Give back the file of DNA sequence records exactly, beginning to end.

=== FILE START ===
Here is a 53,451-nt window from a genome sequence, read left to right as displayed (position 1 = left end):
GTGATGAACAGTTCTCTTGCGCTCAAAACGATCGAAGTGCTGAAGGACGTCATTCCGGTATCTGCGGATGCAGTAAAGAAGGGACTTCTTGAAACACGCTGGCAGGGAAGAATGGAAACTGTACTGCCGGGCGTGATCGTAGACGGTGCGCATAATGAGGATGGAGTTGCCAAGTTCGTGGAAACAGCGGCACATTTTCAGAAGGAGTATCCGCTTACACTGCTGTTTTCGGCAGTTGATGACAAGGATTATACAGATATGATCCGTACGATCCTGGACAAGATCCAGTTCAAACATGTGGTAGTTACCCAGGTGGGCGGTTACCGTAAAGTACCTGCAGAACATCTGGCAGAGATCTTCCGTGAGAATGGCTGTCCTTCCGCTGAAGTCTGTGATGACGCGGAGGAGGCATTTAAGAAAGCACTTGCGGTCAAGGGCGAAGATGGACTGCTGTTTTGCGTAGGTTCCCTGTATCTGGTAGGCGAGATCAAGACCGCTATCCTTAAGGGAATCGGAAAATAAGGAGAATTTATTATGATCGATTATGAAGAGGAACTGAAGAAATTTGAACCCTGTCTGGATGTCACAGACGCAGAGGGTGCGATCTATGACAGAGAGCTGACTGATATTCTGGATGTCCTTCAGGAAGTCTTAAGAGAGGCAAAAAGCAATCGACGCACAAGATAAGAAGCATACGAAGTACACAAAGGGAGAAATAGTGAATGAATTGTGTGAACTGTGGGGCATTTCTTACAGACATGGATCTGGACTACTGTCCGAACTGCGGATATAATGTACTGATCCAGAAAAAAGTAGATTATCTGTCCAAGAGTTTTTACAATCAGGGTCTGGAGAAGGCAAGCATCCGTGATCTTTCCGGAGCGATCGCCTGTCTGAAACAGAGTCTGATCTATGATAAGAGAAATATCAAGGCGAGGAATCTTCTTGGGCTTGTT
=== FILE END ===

Here is a 53,451-nt window from a genome sequence, read left to right as displayed (position 1 = left end):
GTGATGAACAGTTCTCTTGCGCTCAAAACGATCGAAGTGCTGAAGGACGTCATTCCGGTATCTGCGGATGCAGTAAAGAAGGGACTTCTTGAAACACGCTGGCAGGGAAGAATGGAAACTGTACTGCCGGGCGTGATCGTAGACGGTGCGCATAATGAGGATGGAGTTGCCAAGTTCGTGGAAACAGCGGCACATTTTCAGAAGGAGTATCCGCTTACACTGCTGTTTTCGGCAGTTGATGACAAGGATTATACAGATATGATCCGTACGATCCTGGACAAGATCCAGTTCAAACATGTGGTAGTTACCCAGGTGGGCGGTTACCGTAAAGTACCTGCAGAACATCTGGCAGAGATCTTCCGTGAGAATGGCTGTCCTTCCGCTGAAGTCTGTGATGACGCGGAGGAGGCATTTAAGAAAGCACTTGCGGTCAAGGGCGAAGATGGACTGCTGTTTTGCGTAGGTTCCCTGTATCTGGTAGGCGAGATCAAGACCGCTATCCTTAAGGGAATCGGAAAATAAGGAGAATTTATTATGATCGATTATGAAGAGGAACTGAAGAAATTTGAACCCTGTCTGGATGTCACAGACGCAGAGGGTGCGATCTATGACAGAGAGCTGACTGATATTCTGGATGTCCTTCAGGAAGTCTTAAGAGAGGCAAAAAGCAATCGACGCACAAGATAAGAAGCATACGAAGTACACAAAGGGAGAAATAGTGAATGAATTGTGTGAACTGTGGGGCATTTCTTACAGACATGGATCTGGACTACTGTCCGAACTGCGGATATAATGTACTGATCCAGAAAAAAGTAGATTATCTGTCCAAGAGTTTTTACAATCAGGGTCTGGAGAAGGCAAGCATCCGTGATCTTTCCGGAGCGATCGCCTGTCTGAAACAGAGTCTGATCTATGATAAGAGAAATATCAAGGCGAGGAATCTTCTTGGGCTTGTT